'twould be great if we could somehow require that all the text out there
that isn't in UTF-8 be translated into UTF-8 along with all the programs
out there that don't understand UTF-8. But unfortunately such a utopia
is currently out of reach and we're forced to be able to read/write
existing code-paged text to be compatible with the current files and to
communicate with older software that doesn't understand UTF-8. This
requirement is indeed a substantial burden and was one of the hard
things we had to solve in moving Office 97 to a Unicode base. End users
may well not care about how text is represented electronically, but they
care a great deal about being able to work with their current text files
and those of others. Very few of these files are in UTF-8.
Software has a finite lifetime, so we can imagine that programs that
don't understand UTF-8 will eventually be replaced by those that do.
Documents are likely to survive longer. Eventually the Plan9 ideal
might be reached in a more general environment. But the very least that
environment will need converters to communicate with the past. I bet
that Plan9 has some such converters hidden away somewhere.
Re software lifetimes: there's a lot of mainframe software that doesn't
understand how to deal with the year 2000. This software doesn't
understand UTF-8 either and it's been used for years. I suspect that
the year-2000 problem will be solved shortly one way or the other since
else the software is useless, but it probably won't be generalized to
handle UTF-8. Software, too, can live for a surprisingly long time.
> -----Original Message-----
> From: email@example.com [SMTP:firstname.lastname@example.org]
> Sent: Friday, August 01, 1997 12:04 PM
> To: Multiple Recipients of
> Subject: Re: Unicode end-users
> Graham Rhind wrote on 1997-08-01 07:39 UTC:
> > Are there plans to enable Unicode to function as
> > ASCII does, for example, so that it is application independent and
> is of
> > direct use to the user rather than just to software developers?
> In the Plan9 operating system (the current work of the guys who
> Unix), ASCII has already several years ago been replaced totally by
> On Plan9, you use UTF-8 as the *ONLY* character encoding. You can use
> therefore greek and cyrillic characters everywhere like latin, in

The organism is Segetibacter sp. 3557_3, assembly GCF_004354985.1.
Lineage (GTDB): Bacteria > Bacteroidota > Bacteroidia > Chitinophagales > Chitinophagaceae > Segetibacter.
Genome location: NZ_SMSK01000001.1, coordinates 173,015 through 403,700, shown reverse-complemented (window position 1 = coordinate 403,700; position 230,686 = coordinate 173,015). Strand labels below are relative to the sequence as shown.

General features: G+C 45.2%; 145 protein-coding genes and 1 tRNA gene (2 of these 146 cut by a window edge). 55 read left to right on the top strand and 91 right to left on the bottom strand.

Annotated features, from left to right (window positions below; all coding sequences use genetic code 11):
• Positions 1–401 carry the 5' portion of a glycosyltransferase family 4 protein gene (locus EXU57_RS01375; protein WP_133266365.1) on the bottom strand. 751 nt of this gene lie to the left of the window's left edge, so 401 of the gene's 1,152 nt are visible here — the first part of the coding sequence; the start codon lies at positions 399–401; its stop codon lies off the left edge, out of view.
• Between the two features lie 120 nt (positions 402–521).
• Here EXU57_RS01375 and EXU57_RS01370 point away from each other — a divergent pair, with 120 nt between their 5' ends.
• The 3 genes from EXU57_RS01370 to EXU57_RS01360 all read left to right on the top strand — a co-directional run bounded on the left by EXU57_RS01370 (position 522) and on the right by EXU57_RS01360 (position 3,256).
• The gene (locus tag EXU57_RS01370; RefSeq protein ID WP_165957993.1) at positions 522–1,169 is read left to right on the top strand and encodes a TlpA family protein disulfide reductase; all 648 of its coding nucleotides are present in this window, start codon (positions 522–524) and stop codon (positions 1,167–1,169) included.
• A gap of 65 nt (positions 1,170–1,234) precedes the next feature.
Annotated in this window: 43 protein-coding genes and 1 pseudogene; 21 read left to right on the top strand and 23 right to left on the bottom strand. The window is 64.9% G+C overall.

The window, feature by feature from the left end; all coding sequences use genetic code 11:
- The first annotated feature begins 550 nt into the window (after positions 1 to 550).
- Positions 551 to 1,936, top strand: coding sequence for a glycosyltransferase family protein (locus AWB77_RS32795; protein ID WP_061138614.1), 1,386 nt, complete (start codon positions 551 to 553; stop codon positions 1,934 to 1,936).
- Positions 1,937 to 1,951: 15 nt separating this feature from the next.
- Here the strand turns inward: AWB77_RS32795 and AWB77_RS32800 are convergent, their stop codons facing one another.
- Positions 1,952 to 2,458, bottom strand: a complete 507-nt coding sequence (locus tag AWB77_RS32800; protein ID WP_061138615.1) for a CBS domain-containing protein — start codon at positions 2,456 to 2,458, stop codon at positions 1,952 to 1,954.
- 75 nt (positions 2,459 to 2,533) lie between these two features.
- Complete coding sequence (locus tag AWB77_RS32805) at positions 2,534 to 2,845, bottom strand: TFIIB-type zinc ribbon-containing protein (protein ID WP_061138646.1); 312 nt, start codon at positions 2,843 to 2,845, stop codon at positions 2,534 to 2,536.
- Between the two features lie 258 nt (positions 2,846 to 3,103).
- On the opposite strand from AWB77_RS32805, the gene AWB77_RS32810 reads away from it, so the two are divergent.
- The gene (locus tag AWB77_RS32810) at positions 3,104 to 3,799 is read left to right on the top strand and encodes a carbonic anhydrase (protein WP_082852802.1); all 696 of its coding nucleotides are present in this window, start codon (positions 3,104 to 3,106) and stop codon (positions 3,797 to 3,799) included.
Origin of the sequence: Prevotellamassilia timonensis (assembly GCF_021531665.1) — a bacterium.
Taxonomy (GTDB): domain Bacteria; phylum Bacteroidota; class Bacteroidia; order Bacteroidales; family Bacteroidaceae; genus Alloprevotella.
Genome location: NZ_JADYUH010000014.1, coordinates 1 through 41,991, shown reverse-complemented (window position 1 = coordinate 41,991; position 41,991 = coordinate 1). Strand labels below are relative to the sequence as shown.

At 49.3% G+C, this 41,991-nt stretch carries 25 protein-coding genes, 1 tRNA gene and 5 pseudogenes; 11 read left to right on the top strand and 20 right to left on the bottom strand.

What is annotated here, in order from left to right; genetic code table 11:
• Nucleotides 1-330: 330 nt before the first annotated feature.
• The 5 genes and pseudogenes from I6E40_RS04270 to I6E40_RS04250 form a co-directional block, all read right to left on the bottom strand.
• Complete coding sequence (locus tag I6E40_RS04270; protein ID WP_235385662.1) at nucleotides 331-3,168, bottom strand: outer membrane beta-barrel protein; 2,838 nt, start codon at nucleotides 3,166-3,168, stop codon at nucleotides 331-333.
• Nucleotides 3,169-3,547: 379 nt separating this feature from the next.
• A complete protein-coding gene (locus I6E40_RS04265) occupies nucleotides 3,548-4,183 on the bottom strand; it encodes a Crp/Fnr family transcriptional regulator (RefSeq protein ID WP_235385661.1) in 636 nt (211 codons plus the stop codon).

> code, file names, environment variables, user names, passwords,
> names, etc. Plan9 (like Unix) does not have ANY notion of code pages
> and switching between character sets. Therefore, you have to
> introduce UTF-8 all over the place at once, which is the simplest and
> most practical solution. In code page and character set switching
> like MIME and Microsoft, Unicode will always be just one of several
> possible encodings and therefore it will always be more a part of
> the end-users problems than being a part of the end-users solution.
> Unlike Windows, Plan9 does not have separate system calls and library
> functions for Unicode and for 8-bit code pages. You cannot avoid to
> use UTF-8 under Plan9 as an applications programmer.
> For Unix, UTF-8 as the exclusive only way of representing characters
> is clearly the way to go, because there are no character set switching
> mechanisms and in order to minimize changes necessary to existing
> the encoding must be ASCII compatible.
> End-users do not care about character-set switching. They want to have
> one single simple to understand encoding that is used universally
> everywhere. All this talk about the encoding inefficiency of UTF-8
> or UCS-2 compared to 8-bit code pages is just complete academic
> a) storage prices drop to 50% every two years and they will continue
> do so over the next 10 years, and b) only a few percent of memory are
> usually used to store uncompressed text. We live in a time where
> application software does not fit on a single CD-ROM any more, so
> don't claim that 16- or 24-bits per character is an unbearable waste
> of memory. Switching mechanisms are an unbearable waste of complexity,
> Systems like the MIME or ECMA registries with their hundreds of
> different encodings are nothing the end user is interested in. The end
> user wants to type any character any time any where, and this is only
> possible with a single system-wide encoding. For Unix and most
> protocols, this must be UTF-8 due to the ASCII legacy, for other
> more modern environments, UCS-2 might be a better approach.
> Markus G. Kuhn, Computer Science grad student, Purdue
> University, Indiana, USA -- email: email@example.com
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